The Smart City Explorer is a digital, interactive "textbook" showing various smart city technologies for campuses, greenfield, and brownfield sites. The site was developed by the Smart Cities Council Australia New Zealand and the Place Design Group in 2018. The Explorer is a companion to the Code for Smart Cities guide.
Micromobility refers to low speed (< 15 miles/hour) vehicles such as bicycles, scooters, skateboards and other rideables. They may be owned or shared, human powered or power assist, and docked or dockless. While shared use models of bikes and scooters draw the most attention, there is substantial growth in sales to individuals. Most attention to micromobility fouses on shared-used companies, however, owned models will also contribute to demand for infrastructure and parking. As such cities and campuses should look at all aspets of micromobility.
Cities and real estate developers are rethinking the amount of parking supplied for buildings, campuses and districts as new methodologies and technologies allow managers to better match supply and demand. According to numerous reports, most zoning codes require parking oversupply, occupying land better used for more productive use.
In 2014, a group of architects and planners created Cards Against Urbanity through a Kickstarter campaign. Per our agreement with Cards Against Humanity, we only produced a limited set, which are gone. However you can print your own!
Smart city, online retail and transportation technology are increasing competition for short-term curbside access. This is in addition to traditional public transit and on-street parking uses. To manage utilization, decrease curbside congestion, and capture value, more cities are seeking ways to better manage curbspace.
Transit stations and stops serve as transfer points to other transit lines or modes. Designing these transfer points to facilitate safe, predictable, efficient and legible transfers helps boost the transit. Note design also includes access to the station or stop, not just a transfer zone.
Designing Policy is a board & card game to help players understand and navigate a project, its design, and relevant policies. The game was developed in 2017 by the Enterprise Rose Architectural Fellowship.
Protected bike lanes are bikeways that are physically separated from vehicular traffic. using curbs, plantings, bollards or other physical separation.
As use of Public Private Partnerships (P3s or PPPs) grows, establishing a single office can help manage multiple stakeholders involved in large, complex projects across sectors. Cites have traditionally used P3s to finance infrastructure projects, parking, and large redevelopment projects. There is growing interest in partnership models for communications (5G and broadband), cybersecurity, district energy, education, and smart city technology.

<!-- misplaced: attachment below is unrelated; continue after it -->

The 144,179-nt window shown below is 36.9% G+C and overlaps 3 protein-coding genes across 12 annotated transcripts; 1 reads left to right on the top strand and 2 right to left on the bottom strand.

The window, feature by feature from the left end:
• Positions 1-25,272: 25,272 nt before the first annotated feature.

The Bike Sharing World Map collects information on the status of bike share programs worldwide. The map shows self-service automated, advanced automated and mixed automated/manned public use bike-sharing services. The map shows operators, but not the location of available bikes or stations.
Microtransit refers to rides provided by private firms and public agencies in smaller vehicles. While not a new concept, technology has spawned new options by private companies that offer on-demand services and dynamic routing; these services are viewed as a prelude to autonomous shuttle service in the future. Some of these services are partnering with public transit agencies to test whether/how microtransit can work with public transit systems.
The U.S. Climate Resilience Toolkit is a website designed to help people find and use tools, information, and subject matter expertise to build climate resilience. The Toolkit offers information from all across the U.S. federal government in one easy-to-use location.
Government agencies and offices are creating structured programs to accept unsolicited proposals as an alternative to issuing detailed Requests for Proposals (RfPs). This allows an agency to efficiently procure for new products and unique services. Unsolicited bids are similar to sole source contracts, though are often more flexible.
Start-up partnerships and collaborations provide cities the ability to trial new services/products with young companies while giving entrepreneurs their first customers in a real world setting.
Why Scenario Planning Is A Must-Have Tool For Planners: Interview With Janae Futrell
Streamlined application process for short-term, low costimprovements in public rights-of-way. These installations may be demonstrations to test future, permanent solutions.
Infrastructure trackers show the status of existing and planned streets, sidewalks and bike lanes. Nashville's WalknBike effort allows the public to track the status of bikeway and sidewalk links by location, estimated cost, project status and local elected representatives.
Creating great places in fast-changing times
Scenario Planning is a process to identify alternative futures based on trends and drivers of change. Used when there are unknown variables, participants can detect plausible futures and from there, select desired futures, goals and activities to get there.
Seattle Department of Transportation (SDOT) issued its New Mobility Playbook in September 2017 to state overarching priorities and near term next steps related to transportation technology, with a focus on driverless (or automated vehicles)